Several long-term-care and subacute-care companies are trying to forge deals with Columbia/HCA Healthcare Corp., although executives of the 192-hospital chain say they haven't reached any agreements yet.
Still, executives of Vencor, Beverly Enterprises and Transitional Hospitals Corp. have been talking with Columbia executives about a variety of joint ventures and referral arrangements, sources say.
"One percent of every dollar that flows through the industry goes through (Columbia)," said Earl Reed, vice president for finance and development at Vencor. He noted that many providers and vendors are looking for ways to work with Columbia, which operates the nation's largest hospital chain.
Mr. Reed said he has spoken to Columbia's top executives, Rick Scott and David Vandewater, several times about "working together to leverage the economies of patient care." The talks haven't included discussions of a merger or acquisition, he said.
However, he noted that Vencor would like to work with Columbia to establish subacute units it its hospitals, he said.
As the rumor mill continued to churn, USA Today last week reported that Columbia/HCA might purchase Fort Smith, Ark.-based Beverly, which operates 801 long-term-care facilities across the country. However, executives of both companies denied an acquisition is in the works.
"Talks (with Columbia) have been limited to doing pilot projects in select markets to see if any type of managed-care arrangement would make sense," said Scott Tabakin, a Beverly vice president and comptroller. "As for a merger, nothing has been discussed."
Much more likely is that Columbia would reach a variety of different pacts with providers, depending on the market. Columbia and Beverly appear to most heavily overlap in markets in Florida and Texas, two states that could prompt regional affiliation interest from both companies, he added.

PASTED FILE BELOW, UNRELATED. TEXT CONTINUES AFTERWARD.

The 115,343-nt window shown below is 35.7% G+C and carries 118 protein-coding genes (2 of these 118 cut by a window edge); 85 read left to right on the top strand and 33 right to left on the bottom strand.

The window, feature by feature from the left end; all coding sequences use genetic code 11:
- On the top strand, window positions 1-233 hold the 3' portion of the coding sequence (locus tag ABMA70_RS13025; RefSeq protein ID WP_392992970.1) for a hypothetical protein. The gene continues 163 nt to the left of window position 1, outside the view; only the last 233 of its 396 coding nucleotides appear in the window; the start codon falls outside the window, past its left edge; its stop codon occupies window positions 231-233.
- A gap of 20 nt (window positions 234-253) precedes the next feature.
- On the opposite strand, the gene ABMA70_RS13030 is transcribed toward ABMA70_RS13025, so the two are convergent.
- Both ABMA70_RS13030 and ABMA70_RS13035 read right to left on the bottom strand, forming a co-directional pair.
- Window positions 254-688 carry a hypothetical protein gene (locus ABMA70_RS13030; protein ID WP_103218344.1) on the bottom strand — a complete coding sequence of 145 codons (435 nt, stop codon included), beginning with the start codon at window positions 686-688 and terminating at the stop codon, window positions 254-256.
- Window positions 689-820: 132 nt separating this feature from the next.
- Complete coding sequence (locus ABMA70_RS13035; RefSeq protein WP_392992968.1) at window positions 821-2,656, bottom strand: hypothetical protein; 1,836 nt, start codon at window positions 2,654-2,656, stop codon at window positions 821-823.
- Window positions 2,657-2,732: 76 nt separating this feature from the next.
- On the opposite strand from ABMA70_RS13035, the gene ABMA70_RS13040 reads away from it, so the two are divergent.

Meanwhile, Transitional Hospital Corp. has spoken with Columbia about subcontracting its subacute services with the hospital chain in select markets, said THC President Rod Laughlin. However, no agreements have been reached.
"What we want to do is provide subacute services to a lot of hospi tals," Mr. Laughlin said. "We would like to be a subcon tractor for Colum bia, and if we could work that out, it would be great."
THC, a subsidiary of Laguna Hills, Calif.-based Community Psychiatric Centers, provides specialty care for medically complex patients who are discharged from hospital intensive-care units. Patients typically stay an average of 40 days in its hospitals. The Atlanta-based company primarily focuses its specialty care in urban markets, operating 10 hospitals in cities, including Houston, Indianapolis Las Vegas, Nev., Milwaukee and New Orleans.
In addition, while it may appear that long-term-care providers are competing for Columbia's business, several are actually working together.
Vencor, a Louisville, Ky.-based chain of 30 intensive-care hospitals, has recently started contracting to provide respiratory therapy services to 40 Beverly nursing facilities.
Vencor, which traditionally hasn't called itself a subacute-care provider, is expanding more into that business. Earlier this month, it bought Irvine, Calif.-based Candle Subacute Services, which operates 10 subacute-care units in hospitals. Eight more subacute units, all in California, are being developed, Mr. Reed said.
Mr. Reed said Vencor is talking with the top five nursing home chains about providing respiratory therapy services or opening subacute units in their nursing homes.